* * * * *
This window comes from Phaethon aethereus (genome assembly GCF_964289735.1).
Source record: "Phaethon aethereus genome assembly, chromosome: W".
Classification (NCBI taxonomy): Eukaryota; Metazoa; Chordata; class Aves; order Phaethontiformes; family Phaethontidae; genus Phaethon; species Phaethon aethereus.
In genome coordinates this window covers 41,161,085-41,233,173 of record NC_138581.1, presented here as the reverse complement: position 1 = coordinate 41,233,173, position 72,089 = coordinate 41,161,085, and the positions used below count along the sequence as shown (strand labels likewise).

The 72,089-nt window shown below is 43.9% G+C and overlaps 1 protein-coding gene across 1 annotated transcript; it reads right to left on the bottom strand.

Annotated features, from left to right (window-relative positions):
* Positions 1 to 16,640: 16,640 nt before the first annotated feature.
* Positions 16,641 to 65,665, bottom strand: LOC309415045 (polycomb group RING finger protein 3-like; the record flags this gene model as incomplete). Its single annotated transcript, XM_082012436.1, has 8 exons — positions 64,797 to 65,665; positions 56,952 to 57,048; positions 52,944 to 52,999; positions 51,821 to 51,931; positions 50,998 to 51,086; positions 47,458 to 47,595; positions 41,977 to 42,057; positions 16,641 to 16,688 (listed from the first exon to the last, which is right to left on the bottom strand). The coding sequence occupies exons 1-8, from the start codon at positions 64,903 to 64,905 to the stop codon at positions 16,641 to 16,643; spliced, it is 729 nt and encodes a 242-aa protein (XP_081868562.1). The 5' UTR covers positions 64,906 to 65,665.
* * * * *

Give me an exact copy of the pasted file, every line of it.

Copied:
This window comes from Phaethon aethereus (genome assembly GCF_964289735.1).
Source record: "Phaethon aethereus genome assembly, chromosome: W".
Classification (NCBI taxonomy): Eukaryota; Metazoa; Chordata; class Aves; order Phaethontiformes; family Phaethontidae; genus Phaethon; species Phaethon aethereus.
In genome coordinates this window covers 41,161,085-41,233,173 of record NC_138581.1, presented here as the reverse complement: position 1 = coordinate 41,233,173, position 72,089 = coordinate 41,161,085, and the positions used below count along the sequence as shown (strand labels likewise).

The 72,089-nt window shown below is 43.9% G+C and overlaps 1 protein-coding gene across 1 annotated transcript; it reads right to left on the bottom strand.

Annotated features, from left to right (window-relative positions):
* Positions 1 to 16,640: 16,640 nt before the first annotated feature.
* Positions 16,641 to 65,665, bottom strand: LOC309415045 (polycomb group RING finger protein 3-like; the record flags this gene model as incomplete). Its single annotated transcript, XM_082012436.1, has 8 exons — positions 64,797 to 65,665; positions 56,952 to 57,048; positions 52,944 to 52,999; positions 51,821 to 51,931; positions 50,998 to 51,086; positions 47,458 to 47,595; positions 41,977 to 42,057; positions 16,641 to 16,688 (listed from the first exon to the last, which is right to left on the bottom strand). The coding sequence occupies exons 1-8, from the start codon at positions 64,903 to 64,905 to the stop codon at positions 16,641 to 16,643; spliced, it is 729 nt and encodes a 242-aa protein (XP_081868562.1). The 5' UTR covers positions 64,906 to 65,665.